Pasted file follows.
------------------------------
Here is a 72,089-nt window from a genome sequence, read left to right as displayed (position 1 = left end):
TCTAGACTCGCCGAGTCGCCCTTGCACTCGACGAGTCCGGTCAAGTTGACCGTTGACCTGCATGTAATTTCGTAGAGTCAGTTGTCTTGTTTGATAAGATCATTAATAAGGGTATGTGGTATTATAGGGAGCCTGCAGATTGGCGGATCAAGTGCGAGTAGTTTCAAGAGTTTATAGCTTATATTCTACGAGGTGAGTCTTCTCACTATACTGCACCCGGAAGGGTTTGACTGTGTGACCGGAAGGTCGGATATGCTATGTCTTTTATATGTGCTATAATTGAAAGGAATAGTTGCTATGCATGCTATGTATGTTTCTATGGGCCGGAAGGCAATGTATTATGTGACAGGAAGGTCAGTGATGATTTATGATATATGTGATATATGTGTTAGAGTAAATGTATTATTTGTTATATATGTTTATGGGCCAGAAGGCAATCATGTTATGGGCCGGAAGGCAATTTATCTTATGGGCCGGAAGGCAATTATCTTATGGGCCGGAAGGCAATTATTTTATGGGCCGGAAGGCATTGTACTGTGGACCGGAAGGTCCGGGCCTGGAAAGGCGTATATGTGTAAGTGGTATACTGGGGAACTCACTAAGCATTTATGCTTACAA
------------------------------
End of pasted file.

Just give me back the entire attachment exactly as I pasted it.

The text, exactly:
Here is a 72,089-nt window from a genome sequence, read left to right as displayed (position 1 = left end):
TCTAGACTCGCCGAGTCGCCCTTGCACTCGACGAGTCCGGTCAAGTTGACCGTTGACCTGCATGTAATTTCGTAGAGTCAGTTGTCTTGTTTGATAAGATCATTAATAAGGGTATGTGGTATTATAGGGAGCCTGCAGATTGGCGGATCAAGTGCGAGTAGTTTCAAGAGTTTATAGCTTATATTCTACGAGGTGAGTCTTCTCACTATACTGCACCCGGAAGGGTTTGACTGTGTGACCGGAAGGTCGGATATGCTATGTCTTTTATATGTGCTATAATTGAAAGGAATAGTTGCTATGCATGCTATGTATGTTTCTATGGGCCGGAAGGCAATGTATTATGTGACAGGAAGGTCAGTGATGATTTATGATATATGTGATATATGTGTTAGAGTAAATGTATTATTTGTTATATATGTTTATGGGCCAGAAGGCAATCATGTTATGGGCCGGAAGGCAATTTATCTTATGGGCCGGAAGGCAATTATCTTATGGGCCGGAAGGCAATTATTTTATGGGCCGGAAGGCATTGTACTGTGGACCGGAAGGTCCGGGCCTGGAAAGGCGTATATGTGTAAGTGGTATACTGGGGAACTCACTAAGCATTTATGCTTACAA